Power books by, for, and about women | Inquirer Opinion
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Power books by, for, and about women

MARCH, WOMEN’S Month, has a lot to offer to women and women lovers. Many activities are lined up in March and one can’t seem to find time for all of them. But a launching of many books by, for and about women is something different. It is not every day that one gets to see so many such books of different genres, intents and purposes and so many women authors in one room.

Last week Anvil Publishing and Powerbooks celebrated Women’s Month by presenting the latest delectable books by, for and about women. These books should be available in most National Bookstores nationwide.


In the literary category are “Gun Dealer’s Daughter” by prolific writer Gina Apostol, and “Angelica’s Daughters,” a “dugtungan” novel written by accomplished writers, Cecilia Brainard, Nadine Sarreal, Susan Evangelista, Erma Cuizon and Beronica Montes. Dugtungan, says the blurb by Brian Ascalon Roley, “is a genre of the Tagalog novel popular early in the 20th century, in which each writer creates a chapter and hands it off to the next, who writes another chapter without direction. The result, in this case, is an ensemble performance that contains something of the exhilaration of theatrical improv.”

Three books belong to the creative non-fiction category. “Rich Life” by journalist Joy Posadas contains essays that focus on women’s major concerns such as life-work balance, passion and fulfillment in one’s career and financial security and independence, among others. Posadas shares insights gained over the years and from what she gathered from successful individuals from varied backgrounds.


“E.D.G.E. (Every Day Great Examples)” features Ten Outstanding Students of the Philippines (TOSP) of past years, among them Cecile Guidote Alvarez, Soledad Aquino-Hernando, Pamela Gracia Concepcion C. Asis,  Patricia Licuanan, Lourie Victor, Sonia Roco, Victoria Garchitorena, Edna Manlapaz and Noralin Mangondato Sharief-Ador.

“Peace Warriors: On the Trail of Filpino Soldiers” by journalist Criselda Yabes is an eloquent exposition on how different sectors of society, particularly the military, attempt to forge peace between different warring groups in Mindanao. Twenty years after her “The Boys From the Barracks” which chronicled the coup attempts in the 1980s, Yabes returns to the military in Muslim Mindanao, where the struggle to find peace is taking place. She weaves a richly layered story that fuses her personal history as a Mindanaoan and as a journalist covering peace and war in the area.

In the social science category are two books that present an alternative view of history by Christine Diaz.  Written in engaging prose, “World History: New Perspectives” and “Asia: History, Civilization and Culture” highlight history’s great moments, unforgettable episodes and how they relate to current realities. A great teacher, Diaz does her (hi)storytelling with a touch of humor and suspense. The book covers give a hint of that. Diaz also wrote the critically acclaimed “The Other Philippine History Textbook.”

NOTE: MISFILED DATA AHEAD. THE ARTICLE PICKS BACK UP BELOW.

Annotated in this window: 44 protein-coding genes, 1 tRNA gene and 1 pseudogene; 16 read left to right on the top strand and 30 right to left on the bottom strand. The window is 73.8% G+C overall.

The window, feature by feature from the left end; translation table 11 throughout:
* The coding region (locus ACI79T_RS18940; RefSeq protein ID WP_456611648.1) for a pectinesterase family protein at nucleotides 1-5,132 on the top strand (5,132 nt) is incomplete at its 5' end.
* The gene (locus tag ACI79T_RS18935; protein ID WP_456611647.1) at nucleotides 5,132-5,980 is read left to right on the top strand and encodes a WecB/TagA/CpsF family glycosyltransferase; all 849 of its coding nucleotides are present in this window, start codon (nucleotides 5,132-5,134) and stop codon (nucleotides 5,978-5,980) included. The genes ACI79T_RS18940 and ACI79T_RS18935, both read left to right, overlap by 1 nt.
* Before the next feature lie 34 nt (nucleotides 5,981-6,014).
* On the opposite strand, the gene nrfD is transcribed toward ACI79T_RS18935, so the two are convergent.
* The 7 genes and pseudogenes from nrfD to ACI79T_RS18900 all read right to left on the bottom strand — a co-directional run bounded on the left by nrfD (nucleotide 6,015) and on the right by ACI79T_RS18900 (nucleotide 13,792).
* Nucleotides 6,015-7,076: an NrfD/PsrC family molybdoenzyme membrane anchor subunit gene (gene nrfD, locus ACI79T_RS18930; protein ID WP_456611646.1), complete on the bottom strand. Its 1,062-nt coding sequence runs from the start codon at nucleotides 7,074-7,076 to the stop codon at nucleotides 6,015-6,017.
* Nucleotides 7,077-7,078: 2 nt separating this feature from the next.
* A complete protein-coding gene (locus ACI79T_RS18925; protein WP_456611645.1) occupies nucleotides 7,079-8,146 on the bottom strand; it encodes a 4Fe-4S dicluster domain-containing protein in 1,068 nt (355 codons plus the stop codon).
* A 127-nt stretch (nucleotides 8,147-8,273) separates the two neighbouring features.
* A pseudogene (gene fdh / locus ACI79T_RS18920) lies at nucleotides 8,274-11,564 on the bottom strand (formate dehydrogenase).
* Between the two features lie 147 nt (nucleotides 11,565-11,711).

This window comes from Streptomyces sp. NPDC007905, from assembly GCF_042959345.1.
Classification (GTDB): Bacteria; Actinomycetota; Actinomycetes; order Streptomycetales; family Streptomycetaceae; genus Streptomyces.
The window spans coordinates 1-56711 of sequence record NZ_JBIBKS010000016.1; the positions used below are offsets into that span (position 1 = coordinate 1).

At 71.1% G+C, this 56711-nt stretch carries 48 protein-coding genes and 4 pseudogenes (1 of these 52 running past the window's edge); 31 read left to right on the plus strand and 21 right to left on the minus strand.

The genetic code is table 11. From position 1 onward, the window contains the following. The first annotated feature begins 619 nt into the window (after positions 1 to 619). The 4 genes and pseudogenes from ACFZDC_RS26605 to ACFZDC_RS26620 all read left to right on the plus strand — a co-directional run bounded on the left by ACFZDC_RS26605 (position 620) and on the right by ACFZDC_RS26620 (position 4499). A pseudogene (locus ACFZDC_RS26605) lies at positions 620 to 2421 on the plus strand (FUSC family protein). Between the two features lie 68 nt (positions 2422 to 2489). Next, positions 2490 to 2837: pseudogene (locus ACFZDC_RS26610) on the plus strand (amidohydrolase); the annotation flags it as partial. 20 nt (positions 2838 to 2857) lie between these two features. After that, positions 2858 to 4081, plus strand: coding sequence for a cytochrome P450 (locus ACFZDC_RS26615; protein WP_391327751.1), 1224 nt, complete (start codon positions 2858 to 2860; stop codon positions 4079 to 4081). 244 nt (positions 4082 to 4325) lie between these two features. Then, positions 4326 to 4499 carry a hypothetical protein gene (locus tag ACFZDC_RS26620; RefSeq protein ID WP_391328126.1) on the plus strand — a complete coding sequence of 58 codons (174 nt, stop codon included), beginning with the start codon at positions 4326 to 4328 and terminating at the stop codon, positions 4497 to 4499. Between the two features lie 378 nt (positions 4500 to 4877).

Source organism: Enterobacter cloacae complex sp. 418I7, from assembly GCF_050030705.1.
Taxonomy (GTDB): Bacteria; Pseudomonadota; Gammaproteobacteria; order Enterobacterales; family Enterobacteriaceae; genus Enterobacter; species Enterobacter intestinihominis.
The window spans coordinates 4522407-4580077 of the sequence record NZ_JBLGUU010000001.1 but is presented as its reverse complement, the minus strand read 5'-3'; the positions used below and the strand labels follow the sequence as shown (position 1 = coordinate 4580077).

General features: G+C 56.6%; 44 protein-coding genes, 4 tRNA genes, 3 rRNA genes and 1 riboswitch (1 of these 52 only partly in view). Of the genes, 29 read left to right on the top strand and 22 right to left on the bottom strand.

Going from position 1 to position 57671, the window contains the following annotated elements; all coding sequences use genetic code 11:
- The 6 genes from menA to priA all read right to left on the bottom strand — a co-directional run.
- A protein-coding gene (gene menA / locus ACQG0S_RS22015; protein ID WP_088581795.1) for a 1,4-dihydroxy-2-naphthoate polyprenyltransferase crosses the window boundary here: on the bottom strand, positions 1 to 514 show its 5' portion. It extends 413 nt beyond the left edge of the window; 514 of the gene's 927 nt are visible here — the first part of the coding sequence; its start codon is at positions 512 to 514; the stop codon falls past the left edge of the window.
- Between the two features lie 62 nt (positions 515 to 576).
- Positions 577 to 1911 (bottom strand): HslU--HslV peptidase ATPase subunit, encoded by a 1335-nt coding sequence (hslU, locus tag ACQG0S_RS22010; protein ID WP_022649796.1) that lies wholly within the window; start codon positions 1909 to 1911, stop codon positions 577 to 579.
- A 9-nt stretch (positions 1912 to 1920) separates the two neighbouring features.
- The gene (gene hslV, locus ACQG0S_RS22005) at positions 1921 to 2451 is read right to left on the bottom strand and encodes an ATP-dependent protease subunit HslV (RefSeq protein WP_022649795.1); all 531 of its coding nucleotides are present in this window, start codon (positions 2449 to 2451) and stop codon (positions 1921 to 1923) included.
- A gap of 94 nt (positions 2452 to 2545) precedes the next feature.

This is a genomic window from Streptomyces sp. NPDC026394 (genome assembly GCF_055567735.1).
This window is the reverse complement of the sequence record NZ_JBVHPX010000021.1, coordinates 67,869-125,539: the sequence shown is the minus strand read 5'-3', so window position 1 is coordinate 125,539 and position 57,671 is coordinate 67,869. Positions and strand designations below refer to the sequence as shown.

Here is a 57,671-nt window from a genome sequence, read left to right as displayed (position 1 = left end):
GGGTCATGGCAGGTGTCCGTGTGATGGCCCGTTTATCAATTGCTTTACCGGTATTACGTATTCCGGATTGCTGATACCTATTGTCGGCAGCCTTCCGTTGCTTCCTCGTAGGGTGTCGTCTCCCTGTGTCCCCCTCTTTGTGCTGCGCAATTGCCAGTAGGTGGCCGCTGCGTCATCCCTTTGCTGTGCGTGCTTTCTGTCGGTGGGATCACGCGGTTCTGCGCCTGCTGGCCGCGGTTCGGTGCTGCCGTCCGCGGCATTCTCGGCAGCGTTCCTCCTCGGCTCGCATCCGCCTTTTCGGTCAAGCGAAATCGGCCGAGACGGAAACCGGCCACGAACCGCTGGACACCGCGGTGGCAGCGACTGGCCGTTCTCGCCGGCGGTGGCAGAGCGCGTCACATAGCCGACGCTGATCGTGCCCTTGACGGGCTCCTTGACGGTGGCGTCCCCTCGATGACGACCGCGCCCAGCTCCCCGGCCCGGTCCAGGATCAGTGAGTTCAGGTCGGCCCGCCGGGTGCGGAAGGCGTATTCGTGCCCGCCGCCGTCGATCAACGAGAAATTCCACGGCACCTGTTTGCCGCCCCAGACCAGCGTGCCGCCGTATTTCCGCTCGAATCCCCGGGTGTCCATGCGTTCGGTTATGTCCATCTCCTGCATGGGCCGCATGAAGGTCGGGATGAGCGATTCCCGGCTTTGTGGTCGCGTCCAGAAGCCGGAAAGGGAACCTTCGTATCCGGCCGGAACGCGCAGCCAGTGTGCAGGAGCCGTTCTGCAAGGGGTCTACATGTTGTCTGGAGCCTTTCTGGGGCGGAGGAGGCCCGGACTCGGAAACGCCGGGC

Three how-to books provide practical tips on how women (and men) can turn their cooking talents into profitable enterprises:  “Restaurant Management 101” by Les Roches-trained Rosanna Gonzalez and Edna Reynoso-Anton, “Food, Business Ideas and Edible Gifts” by Vicky Veloso Barrera, and “Pinoy Vegetarian Cookbook” by food writers Dolly T. Dy-Zulueta and Susanna T. Dy

And in the children’s book category are “Spinning/Paikot-ikot” by Irene A. Sarmiento and illustrated by Christian Oliver Cruz and “Bituin and the Big Flood/Si Bituin at ang Malaking Baha” by Ma. Ceres P. Doyo  (me) and illustrated by Inquirer cartoonist Jess Abrera.

“Spinning” is about a boy with autism and how children with the condition could be better understood. It shows what children with autism are capable of and how those who care for them could look beyond their handicaps.

I wrote “Bituin” after the devastating typhoons “Ondoy” and “Pepeng” struck the country in 2009. The book tells the story of how a family and a community cope and survive a natural calamity. “Bituin” is dedicated to the children who lost their lives during the typhoons and those who survived. Fine-tuned with the help of child psychologist Dr. Lourdes A. Carandang, “Bituin” contains guide questions for teachers and readers to use.


Although not part of the book launch, “Intertwining Culture of Patriarchy, Corruption and Impunity” by  multi-awarded former regional trial court Judge Adoracion P. Cruz-Avisado of Davao City is worthy of mention. Published by Ateneo de Davao, the book is about her personal “journey in advocacy for the transformation of the justice system.” A good read for those in the legal profession and for women helping women.

In this Sunday’s Inquirer Magazine is a feature (that I wrote) on the Ateneo Library of Women’s Writings (Aliww),  the only one of its kind in this part of the world. Why Aliww? “Women are instinctive archivists. Careful guardians of memorabilia, assiduous note-makers and journal-writers, they are often the archivists of their families and clans. Unfortunately, much of the documentation they produce is eventually lost to the relentless claims of time, exacerbated by human neglect. The axiom ‘no documentation, no history’ applies: without such primary material, it becomes especially difficult to establish the legacies of women to various areas of Philippine life. By providing researchers access to primary sources, Aliww facilitates the writing of a national history that acknowledges the contributions of Filipino women.”

At last, not just a metaphorical “room of her own” but a real one with treasures of its own.

Send feedback to [email protected] or www.ceresdoyo.com

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